There is an even more refined use of colour markings for camouflage purposes in fish which acknowledges the importance of visual acuity in predatory species; the development of eyespots (imitation eyes).
Twinspot Lionfish displaying its rear 'eyespot'
Predatory fish often fixate on the eyes of their prey to determine their intentions and flight-path. Some prey species have dark patches or stripes across their eyes (eyebars) to make them less obvious, and an eyespot near the rear of their body. This may cause the predator to misjudge the direction of the prey fishes flight; or at worst attack the less vital end of the animal. Large prominent eyespots may actually deter a predator altogether by causing an over-estimation of the preys size.
While not strictly camouflage, it is worth mentioning another way colour is used for protection in the marine environment; as a warning to would be predators that the owner is dangerous, toxic, or inedible. Species employing this strategy include most Nudibranchs, (sea-slugs), the Lionfish, sea snakes, and several species of Cone shell to name but a few.
The nudibranch Chromodoris magnifica advertises its unpalatability
with bright warning colouration
There is a species of Parrotfish that has gone a step further than just visual camouflage; the Queen Parrotfish actually surrounds itself with a transparent mucous cocoon, which is secreted from its mouth. This effectively hides its scent from nighttime predators that rely on scent, such as moray eels.
Parrotfish inside its 'scent-proof' mucous envelope
Squid, Octopus and Cuttlefish also use a type of scent camouflage. All share the ability to squirt a blob of ink in defense, which as well as acting as a smoke screen, is believed to inhibit the sense of smell in predators
Morphology; or Body Shape Camouflage
To blend most effectively with their surroundings, animals often have a modified body shape; for example on flat sandy bottoms we find the flounder, a fish species that is so laterally flattened as to appear run over by a steamroller!
LEFT : A Flounder blending in with the substrate _ RIGHT : Harlequin Ghost Pipefish looking like a twig
The flounders body shape is adapted to its benthic environment to the extent that both eyes have migrated to one side of their body, (the top), and the mouth is on the other, (the bottom) allowing this species to lie flush on a sandy substrate with only its darting eyes giving it away. Ghost pipefish on the other hand have a thin, more cylindrical body, which is particularly suited to their habitat of seagrasses, vegetation, and debris.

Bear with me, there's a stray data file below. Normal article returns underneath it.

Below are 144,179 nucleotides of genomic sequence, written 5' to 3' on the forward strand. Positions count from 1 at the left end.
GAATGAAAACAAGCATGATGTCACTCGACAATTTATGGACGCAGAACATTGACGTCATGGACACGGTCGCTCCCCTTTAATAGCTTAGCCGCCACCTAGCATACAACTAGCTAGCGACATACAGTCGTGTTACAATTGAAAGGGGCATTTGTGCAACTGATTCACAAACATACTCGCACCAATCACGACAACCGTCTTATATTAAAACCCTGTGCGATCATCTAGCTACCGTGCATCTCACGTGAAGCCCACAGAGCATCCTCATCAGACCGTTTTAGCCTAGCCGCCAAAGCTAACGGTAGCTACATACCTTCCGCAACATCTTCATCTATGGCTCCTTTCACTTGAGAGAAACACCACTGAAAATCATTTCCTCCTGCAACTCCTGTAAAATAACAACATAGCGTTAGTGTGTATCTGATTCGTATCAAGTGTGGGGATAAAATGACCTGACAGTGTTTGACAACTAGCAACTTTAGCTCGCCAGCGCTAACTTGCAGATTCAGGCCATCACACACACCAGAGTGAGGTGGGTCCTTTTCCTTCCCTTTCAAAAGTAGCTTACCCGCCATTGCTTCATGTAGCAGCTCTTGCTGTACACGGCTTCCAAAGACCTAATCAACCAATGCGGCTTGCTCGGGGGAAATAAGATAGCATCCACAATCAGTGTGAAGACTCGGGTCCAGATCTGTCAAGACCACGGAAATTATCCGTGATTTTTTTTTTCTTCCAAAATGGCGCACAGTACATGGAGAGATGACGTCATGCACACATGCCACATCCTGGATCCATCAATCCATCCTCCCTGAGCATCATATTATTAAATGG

Yet another morphological adaptation for the purpose of camouflage can be seen in the Razorfish, which has a thin, very flattened body that it holds in a vertical position. When amongst seagrass it becomes virtually invisible. Again though, the prize for best morphological camouflage goes to a cephalopod; the Octopus is capable of changing its body shape to resemble a pile of rocks, a sandy hump or whatever shape is requires to blend into its background.
LEFT : The versatile Octopus _ RIGHT : Cockatoo Waspfish imitating a dead leaf
Areas of muck and detritus often yield some of the most interesting examples of camouflage amongst marine organisms; spiny, tassellated fish such as the Crocodilefish, leaf-shaped species like the Cockatoo Waspfish, and a host of bizarre crustaceans spider crabs, decorator crabs, etc.
The latter species actually utilise bits of their background environment to camouflage themselves, attaching small sponges or seaweeds to their carapace making them doubly hard to distinguish!
LEFT : Head of the cryptic Crocodilefish _ RIGHT : Sponge covered Decorator Crab
Camouflage and Balance
Obviously what is suitable camouflage for one habitat is inappropriate for another, however nature has a way of getting it right, and only those whose camouflage is effective will survive to propagate their species.
Evolutionary progression will see to it that the arms race between hunters and hunted will continue giving rise to more weird and wonderful camouflage adaptations; while throughout that process a balance is maintained. In the natural order of things competition results in innovation and biodiversity rather than extinction that is, barring interference from Man.
No matter what the environment; be it weed forest or sandy bottom; coral reef or open water; there will exist a diverse range of species within that habitat perfectly adapted to disappearing before our very eyes Masters of Camouflage!
Dip. Marine Studies [NZ]
benthic, bottom dwelling
carapace, external skeleton covering body
cephalopods, squids, octopus and cuttlefish
crustaceans, crabs, shrimps
diurnal, active during the night
dorsal, upper surface
elasmobranches, sharks and rays
gastropods the phylum to which shellfish and cephalopods belong
morphological, relating to the body
nocturnal, active at night
phyla. Primary subdivision of taxonomic classification
sessile, not moving
substrate, bottom material
tasselated, having small skin tassels
ventral, lower surface or underside
Deloach N, Reef Fish Behaviour, 1999, New World Publications;
Allen GR & Steene R, Indo-Pacific Coral Reef Guide 1999, Tropical Reef Research;
Debelius Ellis R, Monsters of the Sea, 1996, Doubleday